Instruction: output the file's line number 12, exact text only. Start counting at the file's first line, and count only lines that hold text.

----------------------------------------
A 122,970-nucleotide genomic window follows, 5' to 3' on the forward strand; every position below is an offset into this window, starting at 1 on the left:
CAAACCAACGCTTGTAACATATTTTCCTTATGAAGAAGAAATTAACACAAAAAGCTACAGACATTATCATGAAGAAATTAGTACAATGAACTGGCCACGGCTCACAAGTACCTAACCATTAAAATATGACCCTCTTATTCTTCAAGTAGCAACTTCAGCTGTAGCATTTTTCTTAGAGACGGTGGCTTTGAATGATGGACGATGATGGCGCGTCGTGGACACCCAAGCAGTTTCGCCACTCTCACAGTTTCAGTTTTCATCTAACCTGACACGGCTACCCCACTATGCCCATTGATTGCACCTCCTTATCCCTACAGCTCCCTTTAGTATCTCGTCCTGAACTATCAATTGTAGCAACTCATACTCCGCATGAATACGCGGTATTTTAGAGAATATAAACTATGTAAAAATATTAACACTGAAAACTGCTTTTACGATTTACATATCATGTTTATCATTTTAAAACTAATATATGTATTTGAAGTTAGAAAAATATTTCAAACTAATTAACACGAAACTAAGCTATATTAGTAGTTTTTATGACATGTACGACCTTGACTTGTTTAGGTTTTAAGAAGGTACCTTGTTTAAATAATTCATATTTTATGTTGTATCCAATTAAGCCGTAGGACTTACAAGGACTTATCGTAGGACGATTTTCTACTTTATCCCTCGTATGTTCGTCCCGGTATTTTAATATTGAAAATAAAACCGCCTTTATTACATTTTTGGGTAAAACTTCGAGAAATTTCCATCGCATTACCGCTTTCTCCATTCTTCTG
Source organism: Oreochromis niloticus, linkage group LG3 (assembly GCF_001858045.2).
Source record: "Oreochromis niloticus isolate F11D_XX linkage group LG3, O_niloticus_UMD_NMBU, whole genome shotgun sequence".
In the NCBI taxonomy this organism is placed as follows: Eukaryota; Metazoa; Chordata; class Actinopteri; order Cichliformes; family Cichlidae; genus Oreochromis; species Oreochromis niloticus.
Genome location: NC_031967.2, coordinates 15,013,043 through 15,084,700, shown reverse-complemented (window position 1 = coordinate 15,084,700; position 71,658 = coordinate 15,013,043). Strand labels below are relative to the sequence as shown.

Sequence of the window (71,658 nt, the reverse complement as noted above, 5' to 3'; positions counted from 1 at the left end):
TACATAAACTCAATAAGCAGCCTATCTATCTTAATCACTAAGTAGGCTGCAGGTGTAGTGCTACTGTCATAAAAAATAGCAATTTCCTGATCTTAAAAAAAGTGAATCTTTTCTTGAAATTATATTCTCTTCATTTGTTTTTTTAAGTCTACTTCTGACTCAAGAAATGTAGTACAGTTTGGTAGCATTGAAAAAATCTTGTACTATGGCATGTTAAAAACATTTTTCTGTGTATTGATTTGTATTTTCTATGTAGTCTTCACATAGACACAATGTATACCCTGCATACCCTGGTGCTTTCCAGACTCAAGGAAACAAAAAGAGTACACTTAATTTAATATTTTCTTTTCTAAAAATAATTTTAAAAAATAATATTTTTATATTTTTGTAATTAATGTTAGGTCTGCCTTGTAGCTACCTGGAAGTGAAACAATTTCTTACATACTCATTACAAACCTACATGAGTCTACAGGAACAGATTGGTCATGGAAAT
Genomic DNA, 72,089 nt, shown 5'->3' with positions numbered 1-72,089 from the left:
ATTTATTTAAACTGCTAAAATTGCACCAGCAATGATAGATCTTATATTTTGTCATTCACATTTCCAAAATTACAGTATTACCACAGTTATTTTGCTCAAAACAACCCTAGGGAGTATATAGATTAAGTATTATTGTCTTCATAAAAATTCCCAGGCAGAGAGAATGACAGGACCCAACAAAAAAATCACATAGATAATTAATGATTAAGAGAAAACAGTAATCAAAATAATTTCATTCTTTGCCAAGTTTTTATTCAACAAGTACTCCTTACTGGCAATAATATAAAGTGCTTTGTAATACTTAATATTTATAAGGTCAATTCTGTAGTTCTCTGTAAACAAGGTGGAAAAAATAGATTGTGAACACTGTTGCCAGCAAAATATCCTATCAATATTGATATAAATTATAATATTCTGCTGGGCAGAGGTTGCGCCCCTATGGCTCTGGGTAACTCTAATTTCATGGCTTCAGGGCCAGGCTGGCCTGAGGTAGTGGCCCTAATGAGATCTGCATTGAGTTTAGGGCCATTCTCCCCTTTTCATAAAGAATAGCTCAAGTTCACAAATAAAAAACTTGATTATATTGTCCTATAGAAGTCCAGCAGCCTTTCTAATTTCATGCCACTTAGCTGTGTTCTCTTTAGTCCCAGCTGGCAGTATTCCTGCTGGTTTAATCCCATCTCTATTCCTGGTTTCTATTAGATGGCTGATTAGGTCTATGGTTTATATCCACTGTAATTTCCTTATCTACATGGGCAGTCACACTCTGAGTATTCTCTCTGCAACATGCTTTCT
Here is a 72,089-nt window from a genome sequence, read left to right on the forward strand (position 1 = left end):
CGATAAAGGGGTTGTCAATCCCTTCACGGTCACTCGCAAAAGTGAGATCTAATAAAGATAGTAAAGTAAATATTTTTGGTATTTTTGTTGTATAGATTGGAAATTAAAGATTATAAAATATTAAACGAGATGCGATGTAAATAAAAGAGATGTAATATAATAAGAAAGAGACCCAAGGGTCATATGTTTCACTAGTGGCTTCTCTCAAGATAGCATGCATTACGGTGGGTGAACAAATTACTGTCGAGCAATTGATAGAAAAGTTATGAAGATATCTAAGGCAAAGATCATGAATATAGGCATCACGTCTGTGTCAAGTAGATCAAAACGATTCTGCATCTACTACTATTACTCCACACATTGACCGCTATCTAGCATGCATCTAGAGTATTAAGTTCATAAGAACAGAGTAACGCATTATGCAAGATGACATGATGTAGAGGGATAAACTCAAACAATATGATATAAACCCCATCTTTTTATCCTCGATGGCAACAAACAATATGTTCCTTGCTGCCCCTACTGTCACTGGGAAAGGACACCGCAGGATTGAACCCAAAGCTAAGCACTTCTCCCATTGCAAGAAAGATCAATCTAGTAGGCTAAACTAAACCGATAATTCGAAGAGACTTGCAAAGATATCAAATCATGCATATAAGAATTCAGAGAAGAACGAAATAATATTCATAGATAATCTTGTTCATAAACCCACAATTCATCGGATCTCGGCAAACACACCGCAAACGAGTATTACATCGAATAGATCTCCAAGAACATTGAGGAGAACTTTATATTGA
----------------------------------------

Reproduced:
CGATAAAGGGGTTGTCAATCCCTTCACGGTCACTCGCAAAAGTGAGATCTAATAAAGATAGTAAAGTAAATATTTTTGGTATTTTTGTTGTATAGATTGGAAATTAAAGATTATAAAATATTAAACGAGATGCGATGTAAATAAAAGAGATGTAATATAATAAGAAAGAGACCCAAGGGTCATATGTTTCACTAGTGGCTTCTCTCAAGATAGCATGCATTACGGTGGGTGAACAAATTACTGTCGAGCAATTGATAGAAAAGTTATGAAGATATCTAAGGCAAAGATCATGAATATAGGCATCACGTCTGTGTCAAGTAGATCAAAACGATTCTGCATCTACTACTATTACTCCACACATTGACCGCTATCTAGCATGCATCTAGAGTATTAAGTTCATAAGAACAGAGTAACGCATTATGCAAGATGACATGATGTAGAGGGATAAACTCAAACAATATGATATAAACCCCATCTTTTTATCCTCGATGGCAACAAACAATATGTTCCTTGCTGCCCCTACTGTCACTGGGAAAGGACACCGCAGGATTGAACCCAAAGCTAAGCACTTCTCCCATTGCAAGAAAGATCAATCTAGTAGGCTAAACTAAACCGATAATTCGAAGAGACTTGCAAAGATATCAAATCATGCATATAAGAATTCAGAGAAGAACGAAATAATATTCATAGATAATCTTGTTCATAAACCCACAATTCATCGGATCTCGGCAAACACACCGCAAACGAGTATTACATCGAATAGATCTCCAAGAACATTGAGGAGAACTTTATATTGA